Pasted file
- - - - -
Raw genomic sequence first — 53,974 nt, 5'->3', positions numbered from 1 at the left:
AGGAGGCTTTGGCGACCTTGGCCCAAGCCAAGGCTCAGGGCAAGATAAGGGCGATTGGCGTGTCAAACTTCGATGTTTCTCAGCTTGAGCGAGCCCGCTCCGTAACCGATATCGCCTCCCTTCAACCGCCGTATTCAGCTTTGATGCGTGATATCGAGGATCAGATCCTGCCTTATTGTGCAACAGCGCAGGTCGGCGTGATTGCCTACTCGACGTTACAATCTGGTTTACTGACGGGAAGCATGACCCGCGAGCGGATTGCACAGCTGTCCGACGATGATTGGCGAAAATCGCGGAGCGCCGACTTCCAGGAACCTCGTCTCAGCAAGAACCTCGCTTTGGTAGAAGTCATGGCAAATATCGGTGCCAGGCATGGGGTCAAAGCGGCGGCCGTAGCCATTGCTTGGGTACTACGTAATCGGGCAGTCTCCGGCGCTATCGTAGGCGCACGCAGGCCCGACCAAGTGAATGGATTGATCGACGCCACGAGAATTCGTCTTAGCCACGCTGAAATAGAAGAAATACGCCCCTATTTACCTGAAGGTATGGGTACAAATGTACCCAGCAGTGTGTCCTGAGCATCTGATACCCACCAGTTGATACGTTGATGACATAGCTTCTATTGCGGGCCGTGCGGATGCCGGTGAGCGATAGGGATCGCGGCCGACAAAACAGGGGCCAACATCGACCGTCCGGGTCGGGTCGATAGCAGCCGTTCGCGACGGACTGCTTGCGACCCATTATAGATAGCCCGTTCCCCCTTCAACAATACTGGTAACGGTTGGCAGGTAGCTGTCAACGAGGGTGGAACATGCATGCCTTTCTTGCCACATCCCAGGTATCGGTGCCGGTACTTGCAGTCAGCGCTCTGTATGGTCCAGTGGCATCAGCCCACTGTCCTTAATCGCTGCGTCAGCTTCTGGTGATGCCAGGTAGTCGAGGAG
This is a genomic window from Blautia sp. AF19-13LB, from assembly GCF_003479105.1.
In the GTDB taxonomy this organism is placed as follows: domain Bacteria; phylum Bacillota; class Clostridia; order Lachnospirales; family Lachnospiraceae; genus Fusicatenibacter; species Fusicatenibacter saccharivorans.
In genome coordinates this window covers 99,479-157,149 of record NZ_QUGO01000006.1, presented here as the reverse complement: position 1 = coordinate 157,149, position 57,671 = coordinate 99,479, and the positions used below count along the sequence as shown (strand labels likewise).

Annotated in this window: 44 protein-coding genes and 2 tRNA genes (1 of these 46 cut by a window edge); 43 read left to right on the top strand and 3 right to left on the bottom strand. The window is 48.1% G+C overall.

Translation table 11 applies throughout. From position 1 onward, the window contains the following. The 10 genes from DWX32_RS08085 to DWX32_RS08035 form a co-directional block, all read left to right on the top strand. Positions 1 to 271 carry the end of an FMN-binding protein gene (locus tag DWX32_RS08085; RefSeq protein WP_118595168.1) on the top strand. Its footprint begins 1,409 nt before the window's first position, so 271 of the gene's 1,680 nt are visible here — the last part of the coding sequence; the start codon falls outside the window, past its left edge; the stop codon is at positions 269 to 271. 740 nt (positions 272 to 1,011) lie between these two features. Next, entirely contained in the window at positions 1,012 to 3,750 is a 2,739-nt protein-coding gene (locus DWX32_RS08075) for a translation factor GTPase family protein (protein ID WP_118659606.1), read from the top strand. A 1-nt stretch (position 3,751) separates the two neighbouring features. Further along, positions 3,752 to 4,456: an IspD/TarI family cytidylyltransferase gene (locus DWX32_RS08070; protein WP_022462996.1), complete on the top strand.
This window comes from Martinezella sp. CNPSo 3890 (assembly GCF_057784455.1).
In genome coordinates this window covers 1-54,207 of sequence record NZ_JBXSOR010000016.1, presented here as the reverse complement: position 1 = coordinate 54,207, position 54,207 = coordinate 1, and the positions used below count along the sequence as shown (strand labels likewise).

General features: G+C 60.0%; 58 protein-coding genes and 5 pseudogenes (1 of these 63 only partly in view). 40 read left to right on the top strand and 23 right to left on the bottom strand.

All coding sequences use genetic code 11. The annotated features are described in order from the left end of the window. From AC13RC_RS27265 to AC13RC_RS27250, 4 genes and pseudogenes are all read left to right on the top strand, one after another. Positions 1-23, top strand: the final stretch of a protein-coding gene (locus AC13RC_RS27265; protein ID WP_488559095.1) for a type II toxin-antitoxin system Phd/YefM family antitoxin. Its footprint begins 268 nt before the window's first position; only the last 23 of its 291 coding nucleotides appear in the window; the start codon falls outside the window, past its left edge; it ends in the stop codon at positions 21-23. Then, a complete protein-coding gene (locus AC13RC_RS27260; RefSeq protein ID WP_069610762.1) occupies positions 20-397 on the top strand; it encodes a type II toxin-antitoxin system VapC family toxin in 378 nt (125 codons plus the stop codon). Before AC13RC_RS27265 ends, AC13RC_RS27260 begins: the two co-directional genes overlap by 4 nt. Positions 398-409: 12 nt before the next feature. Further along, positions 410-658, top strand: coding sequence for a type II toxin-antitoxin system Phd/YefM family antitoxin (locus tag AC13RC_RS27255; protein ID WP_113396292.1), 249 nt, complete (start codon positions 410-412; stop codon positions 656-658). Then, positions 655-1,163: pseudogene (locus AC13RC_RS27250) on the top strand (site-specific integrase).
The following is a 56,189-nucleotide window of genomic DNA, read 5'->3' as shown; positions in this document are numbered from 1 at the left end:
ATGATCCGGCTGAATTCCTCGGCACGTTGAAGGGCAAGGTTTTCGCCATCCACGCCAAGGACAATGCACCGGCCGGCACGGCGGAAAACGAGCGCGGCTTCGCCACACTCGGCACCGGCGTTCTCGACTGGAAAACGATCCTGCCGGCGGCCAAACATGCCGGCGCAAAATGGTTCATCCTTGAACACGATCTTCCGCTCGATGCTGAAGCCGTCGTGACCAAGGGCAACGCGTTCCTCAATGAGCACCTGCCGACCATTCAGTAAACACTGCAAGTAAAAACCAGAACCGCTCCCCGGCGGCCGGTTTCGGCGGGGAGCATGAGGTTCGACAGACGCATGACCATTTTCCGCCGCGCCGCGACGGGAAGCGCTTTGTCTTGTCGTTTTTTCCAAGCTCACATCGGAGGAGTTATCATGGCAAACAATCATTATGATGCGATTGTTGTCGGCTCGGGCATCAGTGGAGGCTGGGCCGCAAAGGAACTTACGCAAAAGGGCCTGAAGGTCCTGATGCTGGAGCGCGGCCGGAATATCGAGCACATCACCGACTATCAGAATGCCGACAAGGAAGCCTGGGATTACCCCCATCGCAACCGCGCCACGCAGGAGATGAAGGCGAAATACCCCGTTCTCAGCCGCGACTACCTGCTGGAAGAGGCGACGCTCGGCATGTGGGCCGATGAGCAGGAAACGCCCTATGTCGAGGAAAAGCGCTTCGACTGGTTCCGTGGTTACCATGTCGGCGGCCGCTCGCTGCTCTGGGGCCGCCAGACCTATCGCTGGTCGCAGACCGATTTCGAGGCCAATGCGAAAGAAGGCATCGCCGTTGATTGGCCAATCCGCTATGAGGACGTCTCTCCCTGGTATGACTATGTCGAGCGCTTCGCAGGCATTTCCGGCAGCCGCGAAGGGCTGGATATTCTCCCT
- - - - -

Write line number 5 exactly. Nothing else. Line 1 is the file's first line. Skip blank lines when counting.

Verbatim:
In genome coordinates this window covers 99,479-157,149 of record NZ_QUGO01000006.1, presented here as the reverse complement: position 1 = coordinate 157,149, position 57,671 = coordinate 99,479, and the positions used below count along the sequence as shown (strand labels likewise).